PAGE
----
Women in Midlife With Eating Disorders
External realities, internal struggles: Choices, responsibility, taking control.
Posted Mar 18, 2020
An estimated 13 percent of women over 50 engage in eating disorder behaviors. According to DSM-5 criteria, around 3.5 percent of older (over 40) women and around 1–2 percent of older men have diagnosable conditions (Mangweth-Matzeka).
Triggers for midlife onset are often related to issues that come with aging, loss, menopause, and dissatisfaction with choices made in life and love. Middle age is also often a wake-up call to the reality that life has an endpoint. Unrealized goals, dreams, disappointments and, unfulfilled work and romantic pursuits hit hard for many people.
“Midlife crisis” was coined for a reason. Many respond through efforts to fix the problem and other attempts to return to days of youth—purchasing a muscle car, redecorating a house, getting face, eye, butt lifts. But for those who have lived the first half of their lives feeling unfulfilled in significant areas, stepping into middle age is psychically and existentially threatening. Finding an exogenous way to cope feels like the best solution, especially when an acknowledgment that the true fix cannot be bought is denied or avoided.
Eating disorders for people of all ages can be a distraction as well as an attempt to cope with internal states and regrets or a way to resist life-altering decisions or feelings.
Women, in particular, are at risk for eating disorders during middle age as a solution to what often ails them internally or has been imposed upon them. Menopause, changing body, difficulty in experiencing sexual arousal and orgasm are triggers in response to cultural expectations, which emphasize youth and beauty. Some of these same cultures are repressive, giving contradictory messages of valuing beauty while at the same time coercing, intimidating or forbidding women from having goals or interests outside of the home and from expressing fashion and sexual freedom.
Women who develop eating disorders in response to a lack of fulfillment and satisfaction in their own life or who are inexorably controlled by a beauty-bound culture are perpetuating cycles of repression and objectification through self-repression and self-objectification. So who, in the end, is responsible?
Contradictions abound. On the one hand, the “Me Too” movement forced awareness and responsibility; progress overall for the adherence to boundaries and respect in and out of the workplace. On the other hand, women in many developed and developing countries are facing a decline in the loss of personal, work, and civil rights.
Misogyny and gender discrimination exist in America—ask any woman. As a born and bred New Yorker, I rarely experienced gender discrimination in New York City. I moved to the south about seven years ago and I still haven’t come to terms with the sexism I have experienced. In the recent past, I lived for about a year in middle California. I personally experienced as much sexism as I do in the American South. It is real, shockingly so.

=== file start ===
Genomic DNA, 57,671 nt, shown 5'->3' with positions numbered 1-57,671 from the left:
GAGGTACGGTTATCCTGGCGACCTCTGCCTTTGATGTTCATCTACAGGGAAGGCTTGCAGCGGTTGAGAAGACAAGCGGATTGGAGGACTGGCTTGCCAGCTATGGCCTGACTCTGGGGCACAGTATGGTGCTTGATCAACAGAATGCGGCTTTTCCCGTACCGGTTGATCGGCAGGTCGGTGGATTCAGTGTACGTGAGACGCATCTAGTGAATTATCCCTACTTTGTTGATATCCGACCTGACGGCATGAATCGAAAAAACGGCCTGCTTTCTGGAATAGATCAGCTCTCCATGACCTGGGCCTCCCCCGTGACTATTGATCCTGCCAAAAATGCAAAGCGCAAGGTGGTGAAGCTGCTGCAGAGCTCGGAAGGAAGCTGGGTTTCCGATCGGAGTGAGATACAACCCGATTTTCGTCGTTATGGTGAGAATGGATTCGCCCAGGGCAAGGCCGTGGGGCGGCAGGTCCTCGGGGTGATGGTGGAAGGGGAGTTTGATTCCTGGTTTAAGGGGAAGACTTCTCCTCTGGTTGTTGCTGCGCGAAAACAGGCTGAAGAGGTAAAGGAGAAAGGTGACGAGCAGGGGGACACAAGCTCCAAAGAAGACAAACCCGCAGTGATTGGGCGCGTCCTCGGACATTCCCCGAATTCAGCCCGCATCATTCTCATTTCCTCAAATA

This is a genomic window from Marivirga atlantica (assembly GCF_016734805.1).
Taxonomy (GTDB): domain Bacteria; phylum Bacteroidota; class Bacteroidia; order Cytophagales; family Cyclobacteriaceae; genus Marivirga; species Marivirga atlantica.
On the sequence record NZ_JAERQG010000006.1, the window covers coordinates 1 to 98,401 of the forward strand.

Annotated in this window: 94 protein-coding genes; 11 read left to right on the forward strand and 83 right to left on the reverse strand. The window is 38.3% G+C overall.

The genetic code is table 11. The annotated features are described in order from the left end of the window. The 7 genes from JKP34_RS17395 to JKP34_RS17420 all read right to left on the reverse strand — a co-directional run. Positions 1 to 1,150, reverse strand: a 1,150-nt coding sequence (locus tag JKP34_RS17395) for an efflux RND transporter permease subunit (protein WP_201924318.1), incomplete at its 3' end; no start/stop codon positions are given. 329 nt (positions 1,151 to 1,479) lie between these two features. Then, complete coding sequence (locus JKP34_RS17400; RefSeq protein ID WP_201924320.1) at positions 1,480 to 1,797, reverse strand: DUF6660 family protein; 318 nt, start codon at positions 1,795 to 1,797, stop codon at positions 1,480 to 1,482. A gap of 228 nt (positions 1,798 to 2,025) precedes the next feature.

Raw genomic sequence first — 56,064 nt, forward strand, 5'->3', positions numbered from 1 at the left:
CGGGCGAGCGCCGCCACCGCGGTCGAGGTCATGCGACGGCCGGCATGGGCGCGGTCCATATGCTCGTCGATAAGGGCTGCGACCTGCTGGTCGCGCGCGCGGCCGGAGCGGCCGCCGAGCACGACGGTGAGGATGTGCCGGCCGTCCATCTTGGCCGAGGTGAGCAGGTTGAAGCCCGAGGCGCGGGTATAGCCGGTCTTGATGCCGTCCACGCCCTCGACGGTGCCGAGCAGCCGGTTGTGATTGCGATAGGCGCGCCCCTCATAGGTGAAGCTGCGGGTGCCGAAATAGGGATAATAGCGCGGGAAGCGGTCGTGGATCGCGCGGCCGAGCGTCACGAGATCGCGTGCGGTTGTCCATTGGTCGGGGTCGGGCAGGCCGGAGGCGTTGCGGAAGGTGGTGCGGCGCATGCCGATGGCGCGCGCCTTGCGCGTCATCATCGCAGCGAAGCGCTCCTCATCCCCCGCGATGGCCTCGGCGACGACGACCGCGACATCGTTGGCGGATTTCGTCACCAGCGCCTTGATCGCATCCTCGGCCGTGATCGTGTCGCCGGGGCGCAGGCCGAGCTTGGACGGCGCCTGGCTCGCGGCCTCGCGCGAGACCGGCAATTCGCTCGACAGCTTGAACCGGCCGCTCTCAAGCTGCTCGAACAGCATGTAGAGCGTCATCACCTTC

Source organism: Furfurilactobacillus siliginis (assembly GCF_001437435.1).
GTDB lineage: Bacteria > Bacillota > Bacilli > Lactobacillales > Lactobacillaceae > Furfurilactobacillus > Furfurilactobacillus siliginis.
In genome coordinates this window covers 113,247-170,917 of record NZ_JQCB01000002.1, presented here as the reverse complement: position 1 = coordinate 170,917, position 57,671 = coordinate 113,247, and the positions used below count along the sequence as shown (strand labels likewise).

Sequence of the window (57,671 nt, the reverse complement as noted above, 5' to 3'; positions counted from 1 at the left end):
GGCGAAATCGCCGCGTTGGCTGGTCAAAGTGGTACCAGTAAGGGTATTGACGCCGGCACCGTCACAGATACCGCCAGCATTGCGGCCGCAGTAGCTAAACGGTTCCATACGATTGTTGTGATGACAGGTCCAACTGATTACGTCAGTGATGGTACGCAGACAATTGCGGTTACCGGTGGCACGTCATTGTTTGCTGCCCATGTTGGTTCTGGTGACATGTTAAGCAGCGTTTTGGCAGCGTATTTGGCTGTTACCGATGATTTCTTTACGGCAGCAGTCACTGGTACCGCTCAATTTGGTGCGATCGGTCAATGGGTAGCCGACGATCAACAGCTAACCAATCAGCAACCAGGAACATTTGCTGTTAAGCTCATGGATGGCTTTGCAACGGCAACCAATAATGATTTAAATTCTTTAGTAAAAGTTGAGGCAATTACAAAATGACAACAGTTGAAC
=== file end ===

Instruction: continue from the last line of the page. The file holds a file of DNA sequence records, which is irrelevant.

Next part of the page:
Yet, adults are responsible for their own well-being. Adults are responsible for for taking charge of their bodies and lives. Asking middle-aged women with eating disorders what they want in life or what will fulfill them and, conversely, what they regret or felt they gave up on along the way is often met with a deafening silence, or a response like, “Huh, I don’t know,” or “No one ever asked me.” Sometimes, my response is, “Have you ever asked yourself?”
What is it that a middle-aged woman with an eating disorder feels that compels her to empty or rid her body of food? Why is it that she treats her body with callousness and disrespect? Is this a symbolic repetition of prior abuse so that she metes out on her body what she feels has been done to her or what she has perpetuated in her own life, something for which she deserves punishment? Is the lack of fulfillment with food a metaphor for the lack of fulfillment in her own life? For what is the longing? What is missing? Is she raging past the sadness, regret, or loneliness she feels by efforts to vomit it away? What is the comfort she really seeks? Does she prefer to vomit up her food or restrict her eating rather than embrace feelings that are vulnerable?
Men with and without eating disorders suffer from their own misguided decisions and regrets; they too carry burdens of traditionally feeling responsible for the roles of protector and provider, the one family members count on to find solutions and carry the weight. This too has its price. Less likely that a man in midlife will develop an eating disorder. More likely, they will negatively respond through behavior or surreptitiously respond to the burden they feel has been placed upon them.
Middle age is a catch-your-breath moment, a take-a-step-back-and-assess period for many. Most adjust, take charge and regain the momentum they had in years past, which enabled them to take risks. The next decades, when there is more life behind than there is ahead, also can be filled with risks, adventures, joy, passion, work, and love.
National Association of Anorexia and Associated Disorders. Eating Disorder statistics. 2020 www.anad.org
Mangweth-Matzeka, B., & Hoekb, H. Epidemiology and treatment of eating disorders in men and women of middle and older age. Current Opinion Psychiatry. 2017. Nov. 30(6): 446-451